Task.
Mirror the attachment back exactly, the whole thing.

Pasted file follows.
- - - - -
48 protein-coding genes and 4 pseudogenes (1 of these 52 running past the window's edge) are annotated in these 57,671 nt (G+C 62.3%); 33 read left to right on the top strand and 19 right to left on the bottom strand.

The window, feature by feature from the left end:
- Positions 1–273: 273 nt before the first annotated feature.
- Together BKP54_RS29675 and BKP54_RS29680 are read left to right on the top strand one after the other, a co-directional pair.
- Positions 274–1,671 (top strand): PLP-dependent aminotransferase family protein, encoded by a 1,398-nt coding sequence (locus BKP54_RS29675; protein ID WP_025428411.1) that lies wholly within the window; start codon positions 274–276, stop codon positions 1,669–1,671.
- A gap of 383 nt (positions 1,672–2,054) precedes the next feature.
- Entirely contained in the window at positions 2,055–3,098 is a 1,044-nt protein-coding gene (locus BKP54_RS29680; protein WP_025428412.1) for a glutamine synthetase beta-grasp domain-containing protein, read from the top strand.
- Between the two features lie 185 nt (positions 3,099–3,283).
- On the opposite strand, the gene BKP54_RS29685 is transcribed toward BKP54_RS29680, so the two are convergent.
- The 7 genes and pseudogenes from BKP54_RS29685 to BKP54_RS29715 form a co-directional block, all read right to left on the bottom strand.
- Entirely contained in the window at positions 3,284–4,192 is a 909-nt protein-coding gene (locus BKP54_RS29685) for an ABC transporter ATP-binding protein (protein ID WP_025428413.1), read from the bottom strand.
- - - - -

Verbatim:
48 protein-coding genes and 4 pseudogenes (1 of these 52 running past the window's edge) are annotated in these 57,671 nt (G+C 62.3%); 33 read left to right on the top strand and 19 right to left on the bottom strand.

The window, feature by feature from the left end:
- Positions 1–273: 273 nt before the first annotated feature.
- Together BKP54_RS29675 and BKP54_RS29680 are read left to right on the top strand one after the other, a co-directional pair.
- Positions 274–1,671 (top strand): PLP-dependent aminotransferase family protein, encoded by a 1,398-nt coding sequence (locus BKP54_RS29675; protein ID WP_025428411.1) that lies wholly within the window; start codon positions 274–276, stop codon positions 1,669–1,671.
- A gap of 383 nt (positions 1,672–2,054) precedes the next feature.
- Entirely contained in the window at positions 2,055–3,098 is a 1,044-nt protein-coding gene (locus BKP54_RS29680; protein WP_025428412.1) for a glutamine synthetase beta-grasp domain-containing protein, read from the top strand.
- Between the two features lie 185 nt (positions 3,099–3,283).
- On the opposite strand, the gene BKP54_RS29685 is transcribed toward BKP54_RS29680, so the two are convergent.
- The 7 genes and pseudogenes from BKP54_RS29685 to BKP54_RS29715 form a co-directional block, all read right to left on the bottom strand.
- Entirely contained in the window at positions 3,284–4,192 is a 909-nt protein-coding gene (locus BKP54_RS29685) for an ABC transporter ATP-binding protein (protein ID WP_025428413.1), read from the bottom strand.